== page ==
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Printer Music

Filed under: Fun — Schlagwörter: , , , — BenBE @ 21:12:36

Hier mal die Laufschrift auf dem kleinen Display am unteren Rand, da die doch an einigen Stellen recht schnell durchscrollt:

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Welcome to this oldskool demo presented at DreamHack Winter 2002 in Elmia. Jönkoping, Sweden.

The hardware you see is an old typewriter from the mid 80’s (probably 1985) called Brother BP-30.

It is interfaced through a home built platform based on two 8-bit microcontrollers and a TINI, an ethernet-connected microcontroller running Java. The music you hear (if you ignore the noise made by the typewriter) is a stripped-down XM file and is loaded into one of the two 8-bit microcontrollers, making it a true chiptune (har har), namely an Atmel mega163 running at 3.69 Mhz with a memory of 16 kB flash and 1 kB SRAM.

The XM playing code itself takes 1084 bytes and generates music at a sample rate of 11025 Hz, leaving only 334 clock cycles for each sample. The sound is converted from digital to analogue output through a custom built DAC consisting of 27 resistors and an amplifier from an old soundcard. The air is energized with sound waves using an old PC-speaker.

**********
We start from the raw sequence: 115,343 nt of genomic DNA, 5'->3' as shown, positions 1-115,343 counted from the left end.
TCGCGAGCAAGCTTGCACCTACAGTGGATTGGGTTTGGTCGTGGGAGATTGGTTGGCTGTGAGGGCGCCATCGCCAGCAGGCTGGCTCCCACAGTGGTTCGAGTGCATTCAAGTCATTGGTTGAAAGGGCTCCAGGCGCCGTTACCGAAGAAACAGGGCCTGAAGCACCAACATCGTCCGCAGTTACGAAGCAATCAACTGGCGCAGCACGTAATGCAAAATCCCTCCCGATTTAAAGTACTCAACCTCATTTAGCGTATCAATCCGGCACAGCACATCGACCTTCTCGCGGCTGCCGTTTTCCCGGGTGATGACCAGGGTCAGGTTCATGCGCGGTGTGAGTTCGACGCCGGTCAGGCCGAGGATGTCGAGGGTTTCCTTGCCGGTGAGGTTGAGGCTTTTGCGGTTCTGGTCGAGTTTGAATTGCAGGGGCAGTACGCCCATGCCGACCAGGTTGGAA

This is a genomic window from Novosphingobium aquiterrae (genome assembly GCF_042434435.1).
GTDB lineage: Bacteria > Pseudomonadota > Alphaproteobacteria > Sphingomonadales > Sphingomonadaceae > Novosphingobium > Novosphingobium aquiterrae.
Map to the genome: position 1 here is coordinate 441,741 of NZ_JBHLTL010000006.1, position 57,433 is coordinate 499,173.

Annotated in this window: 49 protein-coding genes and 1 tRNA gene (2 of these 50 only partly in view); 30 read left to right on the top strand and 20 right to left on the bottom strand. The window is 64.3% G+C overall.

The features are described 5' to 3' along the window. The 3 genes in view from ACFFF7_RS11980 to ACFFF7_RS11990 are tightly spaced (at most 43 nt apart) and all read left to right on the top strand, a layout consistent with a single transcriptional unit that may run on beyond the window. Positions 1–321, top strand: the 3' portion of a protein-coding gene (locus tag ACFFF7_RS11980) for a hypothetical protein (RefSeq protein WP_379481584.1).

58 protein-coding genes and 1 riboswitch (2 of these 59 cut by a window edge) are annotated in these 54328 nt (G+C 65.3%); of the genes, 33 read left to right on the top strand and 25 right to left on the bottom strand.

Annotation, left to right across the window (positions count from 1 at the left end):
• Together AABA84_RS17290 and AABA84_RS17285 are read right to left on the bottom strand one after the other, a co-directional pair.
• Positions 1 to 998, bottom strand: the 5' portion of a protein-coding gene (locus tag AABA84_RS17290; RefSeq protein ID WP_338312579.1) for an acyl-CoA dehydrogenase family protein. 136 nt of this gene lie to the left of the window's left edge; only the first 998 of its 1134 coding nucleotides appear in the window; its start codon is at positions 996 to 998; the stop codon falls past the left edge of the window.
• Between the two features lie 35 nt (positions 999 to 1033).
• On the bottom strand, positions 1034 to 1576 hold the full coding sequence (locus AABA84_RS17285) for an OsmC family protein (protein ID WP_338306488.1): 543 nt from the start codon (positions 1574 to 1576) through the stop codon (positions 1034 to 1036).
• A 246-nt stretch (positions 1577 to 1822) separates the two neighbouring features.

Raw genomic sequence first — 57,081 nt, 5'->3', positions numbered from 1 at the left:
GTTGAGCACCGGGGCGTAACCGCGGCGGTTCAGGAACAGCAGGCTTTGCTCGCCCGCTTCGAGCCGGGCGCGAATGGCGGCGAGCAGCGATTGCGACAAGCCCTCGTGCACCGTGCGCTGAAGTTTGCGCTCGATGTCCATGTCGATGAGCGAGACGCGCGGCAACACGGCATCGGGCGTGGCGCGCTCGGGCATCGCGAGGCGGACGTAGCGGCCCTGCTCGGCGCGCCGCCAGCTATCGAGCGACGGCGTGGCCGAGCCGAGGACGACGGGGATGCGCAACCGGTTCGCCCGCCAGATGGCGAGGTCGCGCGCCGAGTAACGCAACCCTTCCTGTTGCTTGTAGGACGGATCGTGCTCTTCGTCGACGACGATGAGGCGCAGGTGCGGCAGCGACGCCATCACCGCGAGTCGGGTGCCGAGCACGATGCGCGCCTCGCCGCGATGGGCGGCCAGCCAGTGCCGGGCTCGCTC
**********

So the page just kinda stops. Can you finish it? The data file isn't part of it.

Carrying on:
The microcontroller interfacing the typewriter motors and LCD controller is an Atmel 9098515 also running at 3.69 MHz. The demo code itself is loaded into the TINI as compressed Java bytecode and makes together with graphics data up a total of 17 kB.

TINI runs a very stripped-down Java environment (no built-in sine functions for instance) based on JRE 1.1.8 and stores both file system and program memory on 1 MB of RAM.


Idea, hardware, code: psykotron

Music: flydoe

Drawn art: psychonaut

Additional code & art: treo

Special thanks to Flare for releasing XM player source to the public.


Well, what can we fill this scroller now then..? Perhaps some project history.

The project started this summer when the typewriter motors were successfully interfaced using a BS2SX microcontroller which was later abondoned for the Atmel microcontroller.

Java based demo parts were continiously added during the fall.

Creation of the XM player started 20 days ago.

The final hardware platform was soldered last weekend. Music and graphics were created the last days before DreamHack. The final composition started some hours before the deadline.


Greetz to Razor 1911, Fyllecell, Scania, DRM, d4rkn3ss, Kaotix and all other oldskoolers out there.


Ok, now let’s do a complete round-up of the hardware. Brother BP-30 typewriter, ATmega163, AT9098515, 3.6864 MHz oscillator, TL074CN Op-Amp, a number of resistors, 0.5 W 8 Ohm PC-speaker, DSTINI1+1MB, TINI Socket E10, prototyping PCB, wires (for instance some old IDE and floppy cables).

As you probably have noticed, the typewriter loads four differently coloured pens, which are cycled automatically by taking the pen to the rightmost position and then back. The pens have been used sparingly during testing as a large quantity of replacement pens cannot be guaranteed to exist.



Unfortunately, our 5 minutes are up. We hope you have enjoyed this oldskool demo and thank you for watching.

Auf jeden Fall genial gemacht!

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